7 5 has 37% equity compared to the cutoff range, which means that you can call profitably.

## Example 2: Poker Pot Odds and a Draw

Let’s go on with the same hand. The cutoff raises to $3 at $0.50/$1.00 Online and you have 7 in the big blind. You now know that you have enough equity for you to call.

J 8 2 is the flop. You check to the preflop raiser, and he places a $4 bet into the $6.50 pot. Let’s look at the steps involved in determining if this bet can be called profitably.

**Step 1** Calculate the final pot size, if you were to dial

$6.50 (the Pot Size) + $4(The Bet Size) + $4 ($Your Call Size) = $14.50

**Step 2** Divide the call’s size by the final pot

$4 Call size / $14.5 final Pot Size = 0.276

**Step 3** Multiply by 100 for the percentage

Calling requires 0.276 * 100 = 27.6% equity

**Step 4 –** Determine if your hand has enough equity for you to call

This will simplify the calculation by focusing on your hand and skipping estimating your opponent’s range.

Let’s look at your outs.

**You have 9 outs for a flush**. This means that you will improve to a flush in 18% of your time (9 diamonds/47 remaining cards).**You have 6 outs for a pair**(12% probability), which may be the best hand but also allows you to call a bet on a turn if your opponent makes one.**There are 6 ways to make a straight draw**(12% probability). This allows you to call a bet on your opponent’s turn if they make one.

You will also have an 18% chance to hit your flush, and your opponent may not always bet on your turn if you miss one of your outs.

It is clear to see how we will reach the 27.6% equity we need to make profitably calling.

**Example 3 – Using Poker Pot Odds for Bluff-Catch on River**

**Example 3 – Using Poker Pot Odds for Bluff-Catch on River**

*Note: Bluff-catching refers to calling a bet with a hand you can only beat the opponent’s bluffs.*

You must always consider the range of your opponent when deciding whether to bluff-catch or not on the river.

Let’s say you defend your big blind against a cutoff raise of 9 7. The flop is 9 8 3. You check-call a wager. The turn is a 2, and you check-call another bet.

The river card is the 2, and your opponent places a $20 bet on the $40 pot.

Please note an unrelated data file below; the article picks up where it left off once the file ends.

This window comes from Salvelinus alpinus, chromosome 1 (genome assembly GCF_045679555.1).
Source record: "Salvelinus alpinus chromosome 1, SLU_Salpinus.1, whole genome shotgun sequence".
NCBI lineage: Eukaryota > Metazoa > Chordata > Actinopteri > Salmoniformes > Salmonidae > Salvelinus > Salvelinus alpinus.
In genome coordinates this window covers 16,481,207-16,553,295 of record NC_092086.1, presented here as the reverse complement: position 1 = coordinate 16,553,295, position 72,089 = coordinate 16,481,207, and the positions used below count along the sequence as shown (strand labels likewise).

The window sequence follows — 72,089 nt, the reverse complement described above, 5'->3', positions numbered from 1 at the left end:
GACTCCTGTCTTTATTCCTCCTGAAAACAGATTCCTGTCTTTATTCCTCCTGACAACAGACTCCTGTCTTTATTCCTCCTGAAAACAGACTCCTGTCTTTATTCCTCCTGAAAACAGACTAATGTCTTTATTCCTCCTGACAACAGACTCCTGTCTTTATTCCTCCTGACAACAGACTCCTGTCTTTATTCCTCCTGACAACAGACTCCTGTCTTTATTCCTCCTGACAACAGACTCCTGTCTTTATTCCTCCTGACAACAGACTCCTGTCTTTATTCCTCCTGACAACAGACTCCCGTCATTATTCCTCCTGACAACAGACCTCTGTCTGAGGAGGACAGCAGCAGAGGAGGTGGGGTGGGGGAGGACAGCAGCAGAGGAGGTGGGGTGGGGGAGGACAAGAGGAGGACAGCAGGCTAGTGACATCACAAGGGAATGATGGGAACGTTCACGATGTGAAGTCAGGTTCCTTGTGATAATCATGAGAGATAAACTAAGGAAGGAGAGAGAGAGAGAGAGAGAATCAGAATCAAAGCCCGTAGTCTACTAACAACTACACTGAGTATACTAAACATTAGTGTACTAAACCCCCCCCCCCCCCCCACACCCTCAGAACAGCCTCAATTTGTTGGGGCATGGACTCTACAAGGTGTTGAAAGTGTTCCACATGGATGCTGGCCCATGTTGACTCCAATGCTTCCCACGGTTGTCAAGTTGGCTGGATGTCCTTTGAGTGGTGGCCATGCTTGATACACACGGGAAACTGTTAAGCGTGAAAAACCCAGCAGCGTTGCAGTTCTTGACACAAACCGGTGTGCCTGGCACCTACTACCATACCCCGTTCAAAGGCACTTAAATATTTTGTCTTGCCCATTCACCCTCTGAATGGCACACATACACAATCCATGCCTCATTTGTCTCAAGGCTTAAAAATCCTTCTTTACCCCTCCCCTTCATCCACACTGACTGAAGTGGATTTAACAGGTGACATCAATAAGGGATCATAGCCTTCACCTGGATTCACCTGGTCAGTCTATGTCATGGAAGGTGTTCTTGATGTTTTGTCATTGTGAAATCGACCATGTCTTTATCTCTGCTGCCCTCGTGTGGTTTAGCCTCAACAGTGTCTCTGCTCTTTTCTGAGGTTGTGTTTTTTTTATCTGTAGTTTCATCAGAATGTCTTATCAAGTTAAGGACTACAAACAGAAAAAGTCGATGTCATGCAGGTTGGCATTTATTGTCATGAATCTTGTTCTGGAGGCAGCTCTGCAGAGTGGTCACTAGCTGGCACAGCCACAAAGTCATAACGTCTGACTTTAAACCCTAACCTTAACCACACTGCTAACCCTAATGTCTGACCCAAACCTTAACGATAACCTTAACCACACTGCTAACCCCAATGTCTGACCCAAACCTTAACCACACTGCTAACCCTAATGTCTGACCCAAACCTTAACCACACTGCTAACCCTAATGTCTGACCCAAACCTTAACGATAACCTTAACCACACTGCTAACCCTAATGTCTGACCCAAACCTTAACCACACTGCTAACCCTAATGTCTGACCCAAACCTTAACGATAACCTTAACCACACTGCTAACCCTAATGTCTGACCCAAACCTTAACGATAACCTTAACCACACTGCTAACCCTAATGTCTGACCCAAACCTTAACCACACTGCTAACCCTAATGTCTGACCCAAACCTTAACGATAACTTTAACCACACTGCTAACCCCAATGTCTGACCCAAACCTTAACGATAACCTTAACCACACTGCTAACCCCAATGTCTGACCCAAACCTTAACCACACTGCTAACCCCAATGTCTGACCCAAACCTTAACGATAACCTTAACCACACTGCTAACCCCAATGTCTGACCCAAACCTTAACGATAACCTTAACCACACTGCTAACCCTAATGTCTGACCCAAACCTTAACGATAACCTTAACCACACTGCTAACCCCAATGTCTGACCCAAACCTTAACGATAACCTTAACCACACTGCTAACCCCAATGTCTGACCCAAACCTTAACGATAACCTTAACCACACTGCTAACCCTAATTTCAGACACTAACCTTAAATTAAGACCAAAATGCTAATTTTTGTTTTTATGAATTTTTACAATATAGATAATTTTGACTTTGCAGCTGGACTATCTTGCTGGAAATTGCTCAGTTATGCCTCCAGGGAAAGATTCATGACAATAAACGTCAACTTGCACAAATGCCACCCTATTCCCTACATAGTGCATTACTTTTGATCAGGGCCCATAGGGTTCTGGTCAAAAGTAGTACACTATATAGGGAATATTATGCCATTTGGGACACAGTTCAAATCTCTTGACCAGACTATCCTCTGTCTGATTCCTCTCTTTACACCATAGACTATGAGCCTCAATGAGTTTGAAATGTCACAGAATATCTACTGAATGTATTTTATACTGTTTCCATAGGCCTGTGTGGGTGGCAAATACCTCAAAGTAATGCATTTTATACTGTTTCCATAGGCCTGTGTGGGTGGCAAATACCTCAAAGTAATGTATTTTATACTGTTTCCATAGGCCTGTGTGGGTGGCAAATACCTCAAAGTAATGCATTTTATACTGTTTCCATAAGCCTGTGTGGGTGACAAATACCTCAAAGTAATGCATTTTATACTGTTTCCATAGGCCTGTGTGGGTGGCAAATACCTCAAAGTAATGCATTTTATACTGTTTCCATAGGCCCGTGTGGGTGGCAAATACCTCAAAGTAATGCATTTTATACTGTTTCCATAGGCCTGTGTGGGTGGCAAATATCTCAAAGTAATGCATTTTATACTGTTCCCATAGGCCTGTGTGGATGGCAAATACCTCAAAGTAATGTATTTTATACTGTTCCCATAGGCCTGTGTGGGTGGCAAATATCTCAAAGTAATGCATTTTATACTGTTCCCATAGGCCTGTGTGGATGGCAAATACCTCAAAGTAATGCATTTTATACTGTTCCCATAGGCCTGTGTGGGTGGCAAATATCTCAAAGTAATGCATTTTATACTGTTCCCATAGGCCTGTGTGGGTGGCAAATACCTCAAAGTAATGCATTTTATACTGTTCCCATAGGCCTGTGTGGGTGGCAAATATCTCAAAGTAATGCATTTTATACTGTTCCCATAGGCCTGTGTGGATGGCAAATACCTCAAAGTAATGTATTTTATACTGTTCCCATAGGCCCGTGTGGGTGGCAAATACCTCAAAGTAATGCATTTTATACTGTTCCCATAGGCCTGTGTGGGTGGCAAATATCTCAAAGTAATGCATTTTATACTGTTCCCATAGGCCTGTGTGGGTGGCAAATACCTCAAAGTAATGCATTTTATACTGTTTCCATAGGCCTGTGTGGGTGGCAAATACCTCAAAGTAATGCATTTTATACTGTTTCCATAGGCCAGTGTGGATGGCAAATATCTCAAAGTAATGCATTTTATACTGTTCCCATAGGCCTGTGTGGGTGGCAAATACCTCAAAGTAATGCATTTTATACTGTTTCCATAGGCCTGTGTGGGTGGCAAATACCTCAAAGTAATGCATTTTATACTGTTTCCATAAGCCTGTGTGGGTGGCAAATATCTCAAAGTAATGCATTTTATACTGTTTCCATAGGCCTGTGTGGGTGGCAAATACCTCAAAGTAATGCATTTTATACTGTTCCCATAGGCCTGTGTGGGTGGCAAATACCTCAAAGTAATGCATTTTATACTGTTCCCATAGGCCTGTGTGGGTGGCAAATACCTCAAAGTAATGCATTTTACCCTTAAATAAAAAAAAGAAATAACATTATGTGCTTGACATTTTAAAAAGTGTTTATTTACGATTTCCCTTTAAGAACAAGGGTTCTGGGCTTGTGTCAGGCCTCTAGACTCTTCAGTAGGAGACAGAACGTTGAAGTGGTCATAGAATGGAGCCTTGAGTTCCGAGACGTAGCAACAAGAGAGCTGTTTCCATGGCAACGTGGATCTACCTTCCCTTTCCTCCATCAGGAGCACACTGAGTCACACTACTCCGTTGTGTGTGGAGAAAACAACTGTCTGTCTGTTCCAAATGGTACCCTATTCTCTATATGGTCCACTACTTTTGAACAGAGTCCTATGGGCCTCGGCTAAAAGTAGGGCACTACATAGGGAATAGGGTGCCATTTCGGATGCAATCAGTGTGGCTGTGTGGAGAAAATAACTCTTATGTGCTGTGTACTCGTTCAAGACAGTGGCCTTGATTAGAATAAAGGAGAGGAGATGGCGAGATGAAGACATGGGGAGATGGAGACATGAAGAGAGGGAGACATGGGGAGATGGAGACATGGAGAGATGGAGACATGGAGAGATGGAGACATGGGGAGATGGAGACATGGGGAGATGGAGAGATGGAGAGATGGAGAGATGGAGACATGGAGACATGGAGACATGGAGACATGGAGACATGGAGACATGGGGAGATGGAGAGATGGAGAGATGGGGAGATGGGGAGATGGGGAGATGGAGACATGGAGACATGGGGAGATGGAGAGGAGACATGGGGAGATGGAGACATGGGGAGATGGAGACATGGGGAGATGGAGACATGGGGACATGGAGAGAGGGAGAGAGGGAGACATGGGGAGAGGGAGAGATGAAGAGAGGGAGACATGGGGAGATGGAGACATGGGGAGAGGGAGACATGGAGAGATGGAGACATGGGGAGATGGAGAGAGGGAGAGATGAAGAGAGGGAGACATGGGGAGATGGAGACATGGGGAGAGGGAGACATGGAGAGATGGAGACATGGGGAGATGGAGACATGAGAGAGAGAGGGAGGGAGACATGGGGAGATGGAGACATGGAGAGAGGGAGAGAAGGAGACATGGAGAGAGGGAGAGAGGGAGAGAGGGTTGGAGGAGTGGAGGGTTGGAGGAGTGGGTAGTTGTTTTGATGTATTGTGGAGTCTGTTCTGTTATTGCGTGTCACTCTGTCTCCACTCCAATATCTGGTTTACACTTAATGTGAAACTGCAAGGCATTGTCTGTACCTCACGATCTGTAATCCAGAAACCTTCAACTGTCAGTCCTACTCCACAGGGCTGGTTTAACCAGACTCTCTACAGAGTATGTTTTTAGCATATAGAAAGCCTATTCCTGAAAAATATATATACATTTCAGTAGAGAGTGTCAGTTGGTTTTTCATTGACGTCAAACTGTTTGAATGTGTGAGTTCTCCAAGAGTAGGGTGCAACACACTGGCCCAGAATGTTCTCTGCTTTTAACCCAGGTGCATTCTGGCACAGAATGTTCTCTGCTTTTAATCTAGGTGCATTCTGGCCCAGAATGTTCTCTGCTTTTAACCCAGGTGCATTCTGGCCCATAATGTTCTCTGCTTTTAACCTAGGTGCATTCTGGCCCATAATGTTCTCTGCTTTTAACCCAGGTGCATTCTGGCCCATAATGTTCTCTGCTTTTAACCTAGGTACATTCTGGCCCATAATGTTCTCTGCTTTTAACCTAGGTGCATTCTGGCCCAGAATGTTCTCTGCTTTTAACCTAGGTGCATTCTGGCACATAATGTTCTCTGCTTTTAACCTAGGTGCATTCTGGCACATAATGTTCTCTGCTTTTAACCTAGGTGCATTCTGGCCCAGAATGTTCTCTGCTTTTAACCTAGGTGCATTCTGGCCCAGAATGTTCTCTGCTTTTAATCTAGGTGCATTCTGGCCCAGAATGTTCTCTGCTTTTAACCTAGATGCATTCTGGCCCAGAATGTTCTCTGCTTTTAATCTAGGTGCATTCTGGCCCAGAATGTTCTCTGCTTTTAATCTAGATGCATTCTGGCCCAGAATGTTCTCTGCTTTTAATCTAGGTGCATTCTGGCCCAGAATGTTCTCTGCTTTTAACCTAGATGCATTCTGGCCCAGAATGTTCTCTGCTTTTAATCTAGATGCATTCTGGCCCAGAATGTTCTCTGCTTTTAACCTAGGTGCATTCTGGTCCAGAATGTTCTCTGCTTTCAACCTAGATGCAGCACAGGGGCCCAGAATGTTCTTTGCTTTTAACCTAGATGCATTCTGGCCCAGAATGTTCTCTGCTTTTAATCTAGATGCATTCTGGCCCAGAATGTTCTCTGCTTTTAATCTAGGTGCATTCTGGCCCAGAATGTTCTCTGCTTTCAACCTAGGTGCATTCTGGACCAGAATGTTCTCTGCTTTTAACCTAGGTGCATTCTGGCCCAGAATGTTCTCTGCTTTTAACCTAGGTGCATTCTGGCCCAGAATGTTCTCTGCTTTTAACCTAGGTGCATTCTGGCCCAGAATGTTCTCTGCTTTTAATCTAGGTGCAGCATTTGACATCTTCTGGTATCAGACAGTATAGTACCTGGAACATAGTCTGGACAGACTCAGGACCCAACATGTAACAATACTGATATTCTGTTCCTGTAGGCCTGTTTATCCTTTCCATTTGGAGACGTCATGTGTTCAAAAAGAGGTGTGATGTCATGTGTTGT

It’s time to take our next steps!

**Step 1** Calculate the final pot size, if you were to dial

$20 (the bet size), + $40 (the pot size), + $20 (your call size), = $80

**Step 2** Divide the size call by the final pot

$20 Call size / $80 final Pot Size = 0.25

**Step 3** Multiply by 100 for the percentage

0.25 * 100 = 25%

**Step 4 –** Determine if your hand has enough equity for you to call

This is done by entering your opponent’s range along with your hand into an equity calculator. However, first, we need to determine the range you are up against.

We’ll assume that he is within the value range of his cutoff raise and three-street bet on 9 8 3 2 2.

- Sets 88 (33) and 99 (99 likely slow-plays after the flop).
- Strong two-pair: AA, 98s, A9s

His bluffing range includes all missed straight draws, including QJ, QT, and JT. We’ll reduce his number of bluffs by half as we calculate that most poker players underestimate their ability to bluff.

Your 9 7 has 46.58% equity compared to your opponent’s range. This means that you can call and make a profit in this situation.

**Poker Pot Odds Shortcuts**

**Poker Pot Odds Shortcuts**

A list of poker pot odds will make your life easier at the table. You can also memorize it and try to approximate the size of your opponent’s bet. This will allow you to concentrate on other aspects of your hand and make more profitable decisions.

## Conclusion:

So, now you know everything there is to know about poker pot odds. Remember, it’s essential to use them correctly to crush the competition and win more money at poker.